If there is an overriding theme to Eric Hutchinson’s career, it is his relentless pursuit of the kind of feel-good music that makes his fans dance and sing while pondering the beauty and humor that comes from fully experiencing life. This journey had come to a crossroads this past year, as the 35 year-old singer/songwriter/performer stripped down his sound, embraced the role of producer, and spent months working on his fourth studio album, Easy Street.
A collection of penetratingly honest songs, Easy Street is a musical snapshot of perseverance and musical maturity brimming with superb melodies and contagious rhythms.
Easy Street is arguably Hutchinson’s most insightful and, in some ways, autobiographical work. In fact, each song on Easy Street is a study in personal, professional and generational divides, from the strikingly confessional “Dear Me” that opens the album to the seemingly airy if not catchy pop of “Lost in Paradise” that speaks to the wanderer in us all. “See my reflection now in all of the trends/in isolation with the words of my friends” he sings with stark resonance in “Bored to Death,” a song that dissects a world view set against personal and satirical introspection. Hutchinson also plays with music biz preconceptions, specifically facing the gnawing guilt over success in “Good Rhythm” or his escaping the shadow of his musical heroes to forge his own unique voice in “Same Old Thing.”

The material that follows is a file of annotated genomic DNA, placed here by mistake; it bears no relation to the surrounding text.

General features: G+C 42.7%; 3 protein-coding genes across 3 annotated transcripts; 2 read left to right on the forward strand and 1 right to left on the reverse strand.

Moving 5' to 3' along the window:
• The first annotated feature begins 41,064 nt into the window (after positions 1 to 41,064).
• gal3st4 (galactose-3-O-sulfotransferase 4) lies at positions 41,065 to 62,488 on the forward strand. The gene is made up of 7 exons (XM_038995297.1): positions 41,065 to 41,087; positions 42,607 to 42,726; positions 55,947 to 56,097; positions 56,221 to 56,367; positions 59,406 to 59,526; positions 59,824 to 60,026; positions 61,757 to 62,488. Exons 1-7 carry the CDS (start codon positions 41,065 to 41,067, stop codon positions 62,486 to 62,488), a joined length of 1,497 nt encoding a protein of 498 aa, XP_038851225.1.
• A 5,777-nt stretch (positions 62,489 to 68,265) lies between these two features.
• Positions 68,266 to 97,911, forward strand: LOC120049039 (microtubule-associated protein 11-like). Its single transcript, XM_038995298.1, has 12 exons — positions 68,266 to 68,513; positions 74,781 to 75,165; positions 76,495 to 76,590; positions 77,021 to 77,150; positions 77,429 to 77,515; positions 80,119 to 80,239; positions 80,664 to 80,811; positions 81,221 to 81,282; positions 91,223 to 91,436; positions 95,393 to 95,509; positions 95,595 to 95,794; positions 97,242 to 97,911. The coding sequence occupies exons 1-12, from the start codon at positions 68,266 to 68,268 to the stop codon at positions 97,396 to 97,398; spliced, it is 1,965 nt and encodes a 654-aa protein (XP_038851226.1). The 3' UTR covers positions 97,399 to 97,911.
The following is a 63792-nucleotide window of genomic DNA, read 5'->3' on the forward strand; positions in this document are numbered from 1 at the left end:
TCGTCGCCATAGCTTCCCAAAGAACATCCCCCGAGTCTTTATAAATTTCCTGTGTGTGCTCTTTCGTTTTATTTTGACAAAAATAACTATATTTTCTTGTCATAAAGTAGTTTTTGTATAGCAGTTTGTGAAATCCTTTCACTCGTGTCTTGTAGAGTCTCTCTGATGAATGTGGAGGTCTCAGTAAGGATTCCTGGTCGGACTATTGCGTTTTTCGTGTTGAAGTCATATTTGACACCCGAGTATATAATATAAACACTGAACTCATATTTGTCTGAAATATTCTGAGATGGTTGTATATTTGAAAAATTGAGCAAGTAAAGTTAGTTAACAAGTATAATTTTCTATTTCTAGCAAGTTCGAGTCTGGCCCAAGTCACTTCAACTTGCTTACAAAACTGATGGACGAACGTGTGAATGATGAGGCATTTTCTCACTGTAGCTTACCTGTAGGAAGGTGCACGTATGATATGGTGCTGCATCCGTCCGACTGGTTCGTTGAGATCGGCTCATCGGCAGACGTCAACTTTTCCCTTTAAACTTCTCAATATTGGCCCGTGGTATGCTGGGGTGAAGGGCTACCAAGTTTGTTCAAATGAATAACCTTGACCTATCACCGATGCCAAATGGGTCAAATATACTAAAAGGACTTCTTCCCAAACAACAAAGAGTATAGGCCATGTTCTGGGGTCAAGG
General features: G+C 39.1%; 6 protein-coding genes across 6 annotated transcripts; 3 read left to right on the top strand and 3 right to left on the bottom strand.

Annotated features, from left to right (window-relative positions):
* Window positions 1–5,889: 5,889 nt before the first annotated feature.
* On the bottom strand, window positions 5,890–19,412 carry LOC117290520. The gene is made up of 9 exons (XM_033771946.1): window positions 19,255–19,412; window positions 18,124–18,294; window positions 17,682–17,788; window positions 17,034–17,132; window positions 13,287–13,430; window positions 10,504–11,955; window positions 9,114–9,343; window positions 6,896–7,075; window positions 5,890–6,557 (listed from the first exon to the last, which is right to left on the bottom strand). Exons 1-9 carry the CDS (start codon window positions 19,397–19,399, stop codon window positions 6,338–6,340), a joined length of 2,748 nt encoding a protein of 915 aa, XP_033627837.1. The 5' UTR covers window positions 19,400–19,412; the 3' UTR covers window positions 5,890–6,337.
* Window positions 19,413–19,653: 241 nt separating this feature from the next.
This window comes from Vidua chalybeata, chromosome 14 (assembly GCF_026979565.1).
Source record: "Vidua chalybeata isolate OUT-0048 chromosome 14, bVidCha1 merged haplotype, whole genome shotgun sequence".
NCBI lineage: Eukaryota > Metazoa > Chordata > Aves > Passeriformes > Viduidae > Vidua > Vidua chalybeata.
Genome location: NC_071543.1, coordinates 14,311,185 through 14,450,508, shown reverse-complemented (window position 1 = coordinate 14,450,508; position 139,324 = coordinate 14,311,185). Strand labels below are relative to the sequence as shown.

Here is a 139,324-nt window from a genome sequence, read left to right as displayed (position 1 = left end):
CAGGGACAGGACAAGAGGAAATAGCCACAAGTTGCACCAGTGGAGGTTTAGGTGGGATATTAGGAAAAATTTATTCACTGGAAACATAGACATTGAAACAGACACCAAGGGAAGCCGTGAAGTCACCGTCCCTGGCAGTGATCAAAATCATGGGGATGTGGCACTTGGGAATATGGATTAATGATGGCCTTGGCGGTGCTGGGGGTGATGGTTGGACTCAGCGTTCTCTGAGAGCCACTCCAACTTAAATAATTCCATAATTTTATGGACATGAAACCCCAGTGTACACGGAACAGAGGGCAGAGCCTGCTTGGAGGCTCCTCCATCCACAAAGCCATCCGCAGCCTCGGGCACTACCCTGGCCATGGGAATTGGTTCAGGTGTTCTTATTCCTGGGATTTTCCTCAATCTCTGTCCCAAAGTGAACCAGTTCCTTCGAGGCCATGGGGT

Having had major sales and radio success, touring the world as a headliner as well as with acts such as Kelly Clarkson, Jason Mraz, and OneRepublic Eric has positioned himself to thrive in the music industry’s ever-evolving paradigm. The fiercely independent spirit in which Easy Street came to be has set Eric on a path toward building a devoted audience that he will continually serve with exciting new music and visual content.
“When I was growing up I thought, ‘I’ll never be my heroes’,” he admits. “And with this album I say ‘I don’t want to be my heroes. I want to be me.’”